By Chris Morris
Updated: August 3, 2018 10:46 AM ET

The trade war between the U.S. and China is about to get more intense, as China says it is preparing to impose retaliatory tariffs on $60 billion worth of goods made in the United States.

The threat comes as the U.S. has increased rhetoric about the dispute. On Wednesday, President Donald Trump ordered U.S. Trade Representative Robert Lighthizer to consider raising proposed tariffs on an additional $200 billion of Chinese products from 10% to 25%. China says if that happens, it will follow through with its taxes, which will range from 5% to 25%.

The new China tariffs on the U.S. will impact metals, chemicals, and agriculture-related items.

“The U.S. side has repeatedly escalated the situation despite the interests of both enterprises and consumers,” said China’s Ministry of Commerce in a Web posting. “China has to take necessary counter-measures to defend the country’s dignity and the interests of the people, defend free trade and the multilateral system, and defend the common interests of all countries in the world.”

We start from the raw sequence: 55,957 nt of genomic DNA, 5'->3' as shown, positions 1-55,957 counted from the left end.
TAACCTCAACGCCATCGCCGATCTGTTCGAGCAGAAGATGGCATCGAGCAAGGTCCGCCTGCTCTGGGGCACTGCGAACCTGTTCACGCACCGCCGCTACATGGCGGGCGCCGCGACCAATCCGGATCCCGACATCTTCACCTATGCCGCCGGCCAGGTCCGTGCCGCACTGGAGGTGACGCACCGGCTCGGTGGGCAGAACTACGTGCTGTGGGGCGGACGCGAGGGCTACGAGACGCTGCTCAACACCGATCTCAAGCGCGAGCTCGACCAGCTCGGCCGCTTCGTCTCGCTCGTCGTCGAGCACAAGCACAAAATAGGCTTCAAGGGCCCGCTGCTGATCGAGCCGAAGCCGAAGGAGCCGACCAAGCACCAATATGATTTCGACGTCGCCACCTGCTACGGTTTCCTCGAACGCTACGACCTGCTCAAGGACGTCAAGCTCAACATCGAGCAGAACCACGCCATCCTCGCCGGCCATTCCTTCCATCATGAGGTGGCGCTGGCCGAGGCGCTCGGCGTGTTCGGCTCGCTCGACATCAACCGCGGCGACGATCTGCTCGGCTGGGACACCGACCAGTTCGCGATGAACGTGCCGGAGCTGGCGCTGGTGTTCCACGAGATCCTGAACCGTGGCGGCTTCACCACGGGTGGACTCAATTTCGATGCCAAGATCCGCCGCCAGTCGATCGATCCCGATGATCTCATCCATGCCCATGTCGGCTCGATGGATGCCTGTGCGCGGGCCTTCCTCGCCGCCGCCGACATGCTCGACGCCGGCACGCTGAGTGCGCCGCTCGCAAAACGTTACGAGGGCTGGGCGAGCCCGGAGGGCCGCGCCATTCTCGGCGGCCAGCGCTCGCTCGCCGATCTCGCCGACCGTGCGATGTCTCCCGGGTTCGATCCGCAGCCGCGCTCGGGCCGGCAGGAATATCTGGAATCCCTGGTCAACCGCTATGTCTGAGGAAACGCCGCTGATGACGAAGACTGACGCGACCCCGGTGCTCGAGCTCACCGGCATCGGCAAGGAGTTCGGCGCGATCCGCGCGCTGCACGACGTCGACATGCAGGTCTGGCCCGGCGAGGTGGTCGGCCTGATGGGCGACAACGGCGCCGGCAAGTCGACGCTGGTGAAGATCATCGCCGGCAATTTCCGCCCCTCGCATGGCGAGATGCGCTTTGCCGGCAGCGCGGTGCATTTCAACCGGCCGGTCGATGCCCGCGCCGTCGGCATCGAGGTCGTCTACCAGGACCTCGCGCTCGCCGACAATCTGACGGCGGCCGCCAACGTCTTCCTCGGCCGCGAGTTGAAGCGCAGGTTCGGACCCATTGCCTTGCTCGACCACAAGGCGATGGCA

An escalation by China, even if it’s done in response to U.S. actions, could spur Trump to take things further. Last month, he said it was “ready” to place tariffs on every Chinese good imported into the U.S.

Administration officials are using the tariffs to force China to the negotiating table as the U.S. seeks to change the existing trade deal. Support, though, has been far from unanimous.

Among the notable opponents is the U.S. Chamber of Commerce, which says the escalating global trade war will hurt American consumers in the long run. While it’s unclear when the effects will hit American consumers directly, the trickle-down effects of tariffs will impact people’s wallets more and more the longer the dispute continues.

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